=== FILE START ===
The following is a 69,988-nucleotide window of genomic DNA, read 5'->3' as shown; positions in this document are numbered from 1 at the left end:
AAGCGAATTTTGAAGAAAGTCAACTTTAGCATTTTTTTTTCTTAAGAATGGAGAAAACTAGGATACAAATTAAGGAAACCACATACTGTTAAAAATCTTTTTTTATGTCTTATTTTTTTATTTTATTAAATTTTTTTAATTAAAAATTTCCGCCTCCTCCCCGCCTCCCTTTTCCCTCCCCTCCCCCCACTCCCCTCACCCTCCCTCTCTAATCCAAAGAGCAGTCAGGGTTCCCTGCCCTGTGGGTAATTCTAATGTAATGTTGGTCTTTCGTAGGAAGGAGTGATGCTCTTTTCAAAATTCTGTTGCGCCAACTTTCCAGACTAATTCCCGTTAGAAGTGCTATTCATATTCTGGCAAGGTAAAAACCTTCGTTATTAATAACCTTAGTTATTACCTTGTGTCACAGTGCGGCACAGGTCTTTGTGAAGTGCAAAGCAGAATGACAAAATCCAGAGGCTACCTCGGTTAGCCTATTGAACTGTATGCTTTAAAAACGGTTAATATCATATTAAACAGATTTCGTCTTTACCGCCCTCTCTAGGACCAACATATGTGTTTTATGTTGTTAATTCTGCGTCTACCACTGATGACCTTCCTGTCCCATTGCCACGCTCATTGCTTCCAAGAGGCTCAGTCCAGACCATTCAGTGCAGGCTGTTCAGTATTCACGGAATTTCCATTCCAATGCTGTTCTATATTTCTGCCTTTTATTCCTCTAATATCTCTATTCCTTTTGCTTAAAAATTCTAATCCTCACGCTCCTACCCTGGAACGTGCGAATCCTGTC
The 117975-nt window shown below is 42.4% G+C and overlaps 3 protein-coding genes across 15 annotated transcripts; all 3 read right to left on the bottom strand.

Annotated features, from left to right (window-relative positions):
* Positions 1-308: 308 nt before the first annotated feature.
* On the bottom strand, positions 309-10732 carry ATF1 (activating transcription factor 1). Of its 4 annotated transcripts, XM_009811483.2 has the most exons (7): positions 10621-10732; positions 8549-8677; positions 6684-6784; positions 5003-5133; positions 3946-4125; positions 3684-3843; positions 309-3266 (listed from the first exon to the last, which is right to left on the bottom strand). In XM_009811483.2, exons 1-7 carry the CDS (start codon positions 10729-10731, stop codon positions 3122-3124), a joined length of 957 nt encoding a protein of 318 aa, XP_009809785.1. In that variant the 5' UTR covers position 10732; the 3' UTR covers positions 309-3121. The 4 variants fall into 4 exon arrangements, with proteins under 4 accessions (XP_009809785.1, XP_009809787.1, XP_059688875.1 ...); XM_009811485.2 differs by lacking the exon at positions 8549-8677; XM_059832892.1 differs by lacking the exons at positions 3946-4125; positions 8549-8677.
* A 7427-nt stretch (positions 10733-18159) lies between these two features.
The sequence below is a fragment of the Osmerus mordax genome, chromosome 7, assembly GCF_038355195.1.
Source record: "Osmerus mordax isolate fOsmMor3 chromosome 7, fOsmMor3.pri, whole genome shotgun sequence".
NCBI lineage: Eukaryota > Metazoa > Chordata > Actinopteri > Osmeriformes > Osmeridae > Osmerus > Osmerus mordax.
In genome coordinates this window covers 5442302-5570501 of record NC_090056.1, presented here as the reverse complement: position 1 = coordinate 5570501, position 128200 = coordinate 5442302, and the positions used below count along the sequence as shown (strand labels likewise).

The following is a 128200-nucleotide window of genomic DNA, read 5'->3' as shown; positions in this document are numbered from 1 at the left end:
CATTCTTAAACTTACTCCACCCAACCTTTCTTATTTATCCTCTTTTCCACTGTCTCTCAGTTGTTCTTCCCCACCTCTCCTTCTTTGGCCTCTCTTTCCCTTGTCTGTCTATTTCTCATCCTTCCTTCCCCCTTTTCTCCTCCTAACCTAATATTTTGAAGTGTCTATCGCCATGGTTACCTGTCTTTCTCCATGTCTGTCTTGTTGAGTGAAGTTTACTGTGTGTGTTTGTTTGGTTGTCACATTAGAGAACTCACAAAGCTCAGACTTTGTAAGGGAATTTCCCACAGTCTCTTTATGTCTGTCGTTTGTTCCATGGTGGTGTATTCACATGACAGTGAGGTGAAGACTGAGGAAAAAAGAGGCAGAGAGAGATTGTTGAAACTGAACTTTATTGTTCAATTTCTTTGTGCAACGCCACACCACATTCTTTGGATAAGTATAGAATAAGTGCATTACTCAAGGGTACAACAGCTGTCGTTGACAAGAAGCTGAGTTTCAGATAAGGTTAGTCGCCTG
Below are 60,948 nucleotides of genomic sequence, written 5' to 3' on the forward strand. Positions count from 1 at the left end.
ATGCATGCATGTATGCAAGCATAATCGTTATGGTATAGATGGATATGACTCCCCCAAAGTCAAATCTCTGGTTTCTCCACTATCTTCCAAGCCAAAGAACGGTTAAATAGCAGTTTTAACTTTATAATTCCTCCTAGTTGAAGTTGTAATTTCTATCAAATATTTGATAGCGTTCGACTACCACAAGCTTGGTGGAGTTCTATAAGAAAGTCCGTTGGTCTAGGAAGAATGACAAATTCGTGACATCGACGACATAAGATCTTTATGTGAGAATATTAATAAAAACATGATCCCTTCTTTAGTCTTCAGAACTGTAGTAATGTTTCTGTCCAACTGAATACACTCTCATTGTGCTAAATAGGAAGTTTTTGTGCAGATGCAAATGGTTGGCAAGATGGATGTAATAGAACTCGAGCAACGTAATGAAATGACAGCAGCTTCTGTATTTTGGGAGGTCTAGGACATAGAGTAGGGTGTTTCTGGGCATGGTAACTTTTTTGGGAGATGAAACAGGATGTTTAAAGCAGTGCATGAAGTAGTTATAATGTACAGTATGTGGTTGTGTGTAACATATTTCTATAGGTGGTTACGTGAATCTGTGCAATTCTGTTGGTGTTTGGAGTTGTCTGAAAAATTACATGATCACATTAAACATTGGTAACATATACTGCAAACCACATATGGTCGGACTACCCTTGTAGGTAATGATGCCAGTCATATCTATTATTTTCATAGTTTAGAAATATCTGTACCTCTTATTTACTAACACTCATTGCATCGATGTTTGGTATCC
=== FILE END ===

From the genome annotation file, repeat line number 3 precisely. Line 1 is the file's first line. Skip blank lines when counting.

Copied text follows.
The 117975-nt window shown below is 42.4% G+C and overlaps 3 protein-coding genes across 15 annotated transcripts; all 3 read right to left on the bottom strand.